The Vietnam War began for the U.S. in 1965 when troops were sent over to fight in the conflict between South and North Vietnam. This war was very unpopular in the U.S., but fighting didn't stop until 1975. Vietnam War records are maintained by the military in many cases and include lists of casualties, those missing in action and prisoners of war. Also included in Vietnam War records are the command chronologies for the U.S. Marine Corps units. These Vietnam War records typically include organization information, event narratives, victories and losses, and a chronological list of important events participated in by that unit.
Vietnam War records also offer lists of commanding officers, locations where individual units were located during the war, award recipients, situation reports and local community involvement by units in Vietnam. Also, U.S. and enemy operations were examined and these Vietnam War records are available also.
1964: North Vietnamese troops attack a pair of U.S. destroyers off the Gulf of Tonkin. This attack was considered unprovoked.
1965: The U.S. begins the first aerial bombing in North Vietnam on March 2 and then sends the first combat troops on March 8.
1968: The Viet Cong join forces with the North Vietnamese and launch massive attacks against South Vietnam. By December, there are 540,000 U.S. troops.
1969: President Nixon starts ordering U.S. troops to withdraw from Vietnam.
1970-1971: President Nixon orders American troops to attack Cambodia in 1970, which sparks hot debate among U.S. students. In 1971, part of the Pentagon Papers are published.
1973-1975: In 1973, the U.S. begins its withdrawal of troops from Vietnam. In 1975, South Vietnam surrenders to communist North Vietnam.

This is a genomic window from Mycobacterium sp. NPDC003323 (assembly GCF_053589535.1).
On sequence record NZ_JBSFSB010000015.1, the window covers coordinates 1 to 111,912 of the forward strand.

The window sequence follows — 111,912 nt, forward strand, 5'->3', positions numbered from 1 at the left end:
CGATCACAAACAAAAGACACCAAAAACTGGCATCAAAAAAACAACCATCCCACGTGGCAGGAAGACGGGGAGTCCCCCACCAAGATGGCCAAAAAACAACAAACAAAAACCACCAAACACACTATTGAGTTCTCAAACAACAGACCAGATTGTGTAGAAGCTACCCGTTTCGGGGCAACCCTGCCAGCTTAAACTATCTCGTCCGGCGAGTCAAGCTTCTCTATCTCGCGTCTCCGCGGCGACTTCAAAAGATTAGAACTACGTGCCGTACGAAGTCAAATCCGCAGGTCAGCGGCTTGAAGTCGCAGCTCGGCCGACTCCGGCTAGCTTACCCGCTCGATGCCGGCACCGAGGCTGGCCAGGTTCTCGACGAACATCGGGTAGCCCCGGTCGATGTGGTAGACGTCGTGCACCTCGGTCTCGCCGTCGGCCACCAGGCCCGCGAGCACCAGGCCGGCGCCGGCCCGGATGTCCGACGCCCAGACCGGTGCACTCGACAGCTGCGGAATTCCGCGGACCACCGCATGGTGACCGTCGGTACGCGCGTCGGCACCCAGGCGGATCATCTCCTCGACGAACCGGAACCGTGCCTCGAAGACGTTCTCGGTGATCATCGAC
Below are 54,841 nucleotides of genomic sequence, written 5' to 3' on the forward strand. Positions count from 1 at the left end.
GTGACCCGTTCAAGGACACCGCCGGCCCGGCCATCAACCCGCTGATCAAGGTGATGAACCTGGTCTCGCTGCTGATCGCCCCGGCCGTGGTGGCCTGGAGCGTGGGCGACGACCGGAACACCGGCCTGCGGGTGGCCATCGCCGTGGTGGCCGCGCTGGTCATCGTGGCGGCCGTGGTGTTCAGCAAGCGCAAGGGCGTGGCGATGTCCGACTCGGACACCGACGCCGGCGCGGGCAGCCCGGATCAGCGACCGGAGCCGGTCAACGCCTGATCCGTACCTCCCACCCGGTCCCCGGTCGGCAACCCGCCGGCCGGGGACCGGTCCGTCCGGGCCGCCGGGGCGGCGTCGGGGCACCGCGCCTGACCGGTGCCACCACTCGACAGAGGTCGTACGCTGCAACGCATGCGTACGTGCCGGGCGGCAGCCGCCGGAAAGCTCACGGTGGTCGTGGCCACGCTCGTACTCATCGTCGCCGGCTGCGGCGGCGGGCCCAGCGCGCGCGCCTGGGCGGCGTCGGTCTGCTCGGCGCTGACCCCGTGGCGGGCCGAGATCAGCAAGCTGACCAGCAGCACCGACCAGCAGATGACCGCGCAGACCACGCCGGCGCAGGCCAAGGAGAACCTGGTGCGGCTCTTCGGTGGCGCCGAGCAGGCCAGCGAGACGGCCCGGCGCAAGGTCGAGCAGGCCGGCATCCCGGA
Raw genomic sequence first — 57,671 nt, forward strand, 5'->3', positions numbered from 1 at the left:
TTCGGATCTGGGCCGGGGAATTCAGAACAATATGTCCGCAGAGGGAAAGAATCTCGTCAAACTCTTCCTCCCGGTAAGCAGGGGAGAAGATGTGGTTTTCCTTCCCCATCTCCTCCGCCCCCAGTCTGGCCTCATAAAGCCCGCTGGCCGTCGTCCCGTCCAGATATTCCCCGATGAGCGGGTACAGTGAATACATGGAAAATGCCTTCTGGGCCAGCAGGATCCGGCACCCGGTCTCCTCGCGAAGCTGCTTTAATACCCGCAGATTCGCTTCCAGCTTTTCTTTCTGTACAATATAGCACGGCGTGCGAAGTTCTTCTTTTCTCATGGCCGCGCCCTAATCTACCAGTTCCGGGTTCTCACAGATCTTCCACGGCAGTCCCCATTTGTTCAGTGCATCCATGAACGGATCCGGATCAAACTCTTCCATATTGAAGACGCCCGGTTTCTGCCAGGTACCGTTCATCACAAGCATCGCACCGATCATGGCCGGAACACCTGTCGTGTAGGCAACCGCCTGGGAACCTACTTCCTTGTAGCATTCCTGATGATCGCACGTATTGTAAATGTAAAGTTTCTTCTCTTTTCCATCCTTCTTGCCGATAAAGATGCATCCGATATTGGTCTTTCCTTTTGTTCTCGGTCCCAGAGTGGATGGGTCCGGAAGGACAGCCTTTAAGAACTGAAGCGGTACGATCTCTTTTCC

The Lubbock Avalanche Journal published its Vietnam War newspaper edition on April 30, 1975, that signified Saigon's fall to the communists. The headline splashed across the page read "Saigon Surrenders To The Reds" and was the final chapter of the U.S. involvement in the Vietnam War. The Vietnam War newspaper said that 56,000 South Vietnamese, in addition to 6,000 Americans, were evacuated from Saigon.
Henry Kissinger admitted that the Vietnam War didn't further America's objective, but was quoted as wanting to look towards the future, rather than dwelling on this event. When the South Vietnamese surrendered to North Vietnam, it signaled the end of over 30 years of fighting between the two sides. The capital city of Saigon was reported as being silent as firing stopped upon surrender. The surrender of South Vietnam prompted the U.S. to perform these emergency evacuations to get remaining Americans to safety.
The Vietnam War newspaper reported that thousands of South Vietnamese refugees entered California, but didn't experience the warmest of welcomes, as people were calling for the U.S. to roll up the welcome mat. However, thousands of potential refugees were also left behind in Saigon to survive on their own, as the communists descended on the city and prevented more refugees from fleeing the country. American aircraft flew desperate people to nearby Thailand and the Philippines, while others headed to a flotilla in the South China Sea waiting for rescued people.
The Vietnam War newspaper article also described how the wealthier refugees were attempting to bribe or stowaway on anything leaving Saigon, while others were simply handing over their children to safety while staying behind. Unfortunately, few refugees were successful in placing themselves on rescue aircraft once the Viet Cong was said to be closing in on the city.
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